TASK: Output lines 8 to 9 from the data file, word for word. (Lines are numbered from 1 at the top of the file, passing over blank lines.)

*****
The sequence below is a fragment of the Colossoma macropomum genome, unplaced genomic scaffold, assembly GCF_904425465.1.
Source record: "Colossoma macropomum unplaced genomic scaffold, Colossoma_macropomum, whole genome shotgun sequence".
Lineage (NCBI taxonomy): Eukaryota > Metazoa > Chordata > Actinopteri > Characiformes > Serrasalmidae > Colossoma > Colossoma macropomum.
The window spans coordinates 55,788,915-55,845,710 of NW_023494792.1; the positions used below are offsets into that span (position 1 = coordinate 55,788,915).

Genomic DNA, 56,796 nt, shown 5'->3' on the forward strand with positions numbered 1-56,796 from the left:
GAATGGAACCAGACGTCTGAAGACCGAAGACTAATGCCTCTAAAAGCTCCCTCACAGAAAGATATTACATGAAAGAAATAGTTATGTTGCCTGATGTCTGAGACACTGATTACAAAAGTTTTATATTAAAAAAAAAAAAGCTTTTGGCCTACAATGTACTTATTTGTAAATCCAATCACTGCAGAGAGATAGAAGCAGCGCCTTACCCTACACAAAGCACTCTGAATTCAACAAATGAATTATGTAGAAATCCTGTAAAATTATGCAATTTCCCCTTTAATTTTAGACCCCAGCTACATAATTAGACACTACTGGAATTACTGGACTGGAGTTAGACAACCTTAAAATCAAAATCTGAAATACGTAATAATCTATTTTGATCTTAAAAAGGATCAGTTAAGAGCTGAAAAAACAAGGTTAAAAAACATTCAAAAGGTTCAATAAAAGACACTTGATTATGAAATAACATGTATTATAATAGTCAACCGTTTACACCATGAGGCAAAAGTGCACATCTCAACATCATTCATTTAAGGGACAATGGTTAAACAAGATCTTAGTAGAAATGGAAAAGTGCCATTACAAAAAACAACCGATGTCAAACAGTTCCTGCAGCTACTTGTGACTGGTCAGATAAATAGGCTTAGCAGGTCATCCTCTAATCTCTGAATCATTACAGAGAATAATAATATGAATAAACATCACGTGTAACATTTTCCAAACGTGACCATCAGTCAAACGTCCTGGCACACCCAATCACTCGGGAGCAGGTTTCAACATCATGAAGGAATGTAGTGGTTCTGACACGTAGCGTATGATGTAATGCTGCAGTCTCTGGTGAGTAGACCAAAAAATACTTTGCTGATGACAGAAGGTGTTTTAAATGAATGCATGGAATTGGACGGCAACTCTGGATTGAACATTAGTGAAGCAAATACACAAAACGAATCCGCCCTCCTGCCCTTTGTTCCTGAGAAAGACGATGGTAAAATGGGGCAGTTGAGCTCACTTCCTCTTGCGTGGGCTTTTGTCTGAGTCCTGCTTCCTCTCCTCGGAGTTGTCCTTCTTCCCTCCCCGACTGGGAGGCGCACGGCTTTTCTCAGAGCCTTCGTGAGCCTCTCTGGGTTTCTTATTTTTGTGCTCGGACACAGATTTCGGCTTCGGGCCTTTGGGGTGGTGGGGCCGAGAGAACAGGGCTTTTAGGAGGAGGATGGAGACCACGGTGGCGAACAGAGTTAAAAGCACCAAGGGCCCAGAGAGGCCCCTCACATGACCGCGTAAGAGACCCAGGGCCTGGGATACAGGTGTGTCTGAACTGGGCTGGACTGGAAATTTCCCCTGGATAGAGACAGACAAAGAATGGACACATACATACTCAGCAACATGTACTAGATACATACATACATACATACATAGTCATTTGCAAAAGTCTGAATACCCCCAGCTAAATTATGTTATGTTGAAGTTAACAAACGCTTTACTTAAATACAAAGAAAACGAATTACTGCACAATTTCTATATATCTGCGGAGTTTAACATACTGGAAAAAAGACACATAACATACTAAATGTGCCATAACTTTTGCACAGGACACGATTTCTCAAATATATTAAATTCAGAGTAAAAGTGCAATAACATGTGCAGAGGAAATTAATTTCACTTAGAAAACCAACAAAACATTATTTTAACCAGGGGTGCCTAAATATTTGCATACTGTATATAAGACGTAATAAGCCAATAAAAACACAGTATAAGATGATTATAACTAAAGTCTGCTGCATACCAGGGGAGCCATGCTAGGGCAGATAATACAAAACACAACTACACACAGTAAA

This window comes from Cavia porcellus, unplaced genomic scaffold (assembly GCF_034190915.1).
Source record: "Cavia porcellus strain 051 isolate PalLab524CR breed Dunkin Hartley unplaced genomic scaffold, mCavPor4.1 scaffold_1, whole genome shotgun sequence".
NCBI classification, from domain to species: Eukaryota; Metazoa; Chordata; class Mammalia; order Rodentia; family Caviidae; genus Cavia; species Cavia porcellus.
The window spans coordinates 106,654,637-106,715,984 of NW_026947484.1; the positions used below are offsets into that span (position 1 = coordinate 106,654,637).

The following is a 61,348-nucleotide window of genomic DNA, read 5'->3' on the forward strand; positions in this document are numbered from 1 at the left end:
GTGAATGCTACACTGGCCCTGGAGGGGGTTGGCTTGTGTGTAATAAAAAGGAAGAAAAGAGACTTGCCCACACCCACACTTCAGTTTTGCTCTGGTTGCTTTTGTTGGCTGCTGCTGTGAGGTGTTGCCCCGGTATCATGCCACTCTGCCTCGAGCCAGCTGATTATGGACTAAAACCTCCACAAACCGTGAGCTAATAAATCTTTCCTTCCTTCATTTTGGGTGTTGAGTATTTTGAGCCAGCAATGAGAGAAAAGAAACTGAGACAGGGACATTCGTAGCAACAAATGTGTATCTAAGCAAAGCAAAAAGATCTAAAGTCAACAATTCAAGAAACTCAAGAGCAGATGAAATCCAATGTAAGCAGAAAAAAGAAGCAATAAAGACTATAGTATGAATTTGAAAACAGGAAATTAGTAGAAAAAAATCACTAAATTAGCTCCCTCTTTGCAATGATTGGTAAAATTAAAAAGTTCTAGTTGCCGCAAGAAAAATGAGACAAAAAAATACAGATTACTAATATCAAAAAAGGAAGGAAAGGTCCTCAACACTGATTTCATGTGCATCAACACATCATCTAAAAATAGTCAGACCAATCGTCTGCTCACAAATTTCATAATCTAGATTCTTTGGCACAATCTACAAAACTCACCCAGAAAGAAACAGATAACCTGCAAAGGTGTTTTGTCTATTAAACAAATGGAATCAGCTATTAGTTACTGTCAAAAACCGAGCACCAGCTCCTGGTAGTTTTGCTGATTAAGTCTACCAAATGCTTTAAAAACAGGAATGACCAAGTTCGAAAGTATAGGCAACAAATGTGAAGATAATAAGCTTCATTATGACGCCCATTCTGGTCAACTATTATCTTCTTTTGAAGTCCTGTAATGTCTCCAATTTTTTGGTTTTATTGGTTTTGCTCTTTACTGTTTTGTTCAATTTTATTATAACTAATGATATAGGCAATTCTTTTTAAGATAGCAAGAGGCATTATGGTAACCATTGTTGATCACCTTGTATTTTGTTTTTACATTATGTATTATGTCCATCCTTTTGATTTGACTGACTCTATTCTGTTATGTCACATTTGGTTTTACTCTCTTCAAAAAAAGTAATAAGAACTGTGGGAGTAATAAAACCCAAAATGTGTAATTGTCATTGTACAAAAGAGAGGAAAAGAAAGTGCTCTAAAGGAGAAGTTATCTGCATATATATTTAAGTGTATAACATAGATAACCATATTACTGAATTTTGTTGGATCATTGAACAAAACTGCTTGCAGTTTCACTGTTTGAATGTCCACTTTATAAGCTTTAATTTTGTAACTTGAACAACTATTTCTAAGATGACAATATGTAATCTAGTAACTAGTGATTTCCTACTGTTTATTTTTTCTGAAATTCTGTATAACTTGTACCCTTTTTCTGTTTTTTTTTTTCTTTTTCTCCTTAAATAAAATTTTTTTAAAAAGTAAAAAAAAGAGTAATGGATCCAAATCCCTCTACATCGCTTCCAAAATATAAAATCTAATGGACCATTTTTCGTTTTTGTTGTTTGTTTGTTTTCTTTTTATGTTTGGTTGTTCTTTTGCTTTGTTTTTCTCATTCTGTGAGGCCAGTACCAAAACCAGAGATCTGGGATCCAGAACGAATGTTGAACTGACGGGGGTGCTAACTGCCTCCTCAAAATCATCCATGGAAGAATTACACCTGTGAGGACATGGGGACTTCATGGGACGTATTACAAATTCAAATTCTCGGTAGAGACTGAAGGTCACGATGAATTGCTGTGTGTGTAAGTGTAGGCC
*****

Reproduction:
Source record: "Cavia porcellus strain 051 isolate PalLab524CR breed Dunkin Hartley unplaced genomic scaffold, mCavPor4.1 scaffold_1, whole genome shotgun sequence".
NCBI classification, from domain to species: Eukaryota; Metazoa; Chordata; class Mammalia; order Rodentia; family Caviidae; genus Cavia; species Cavia porcellus.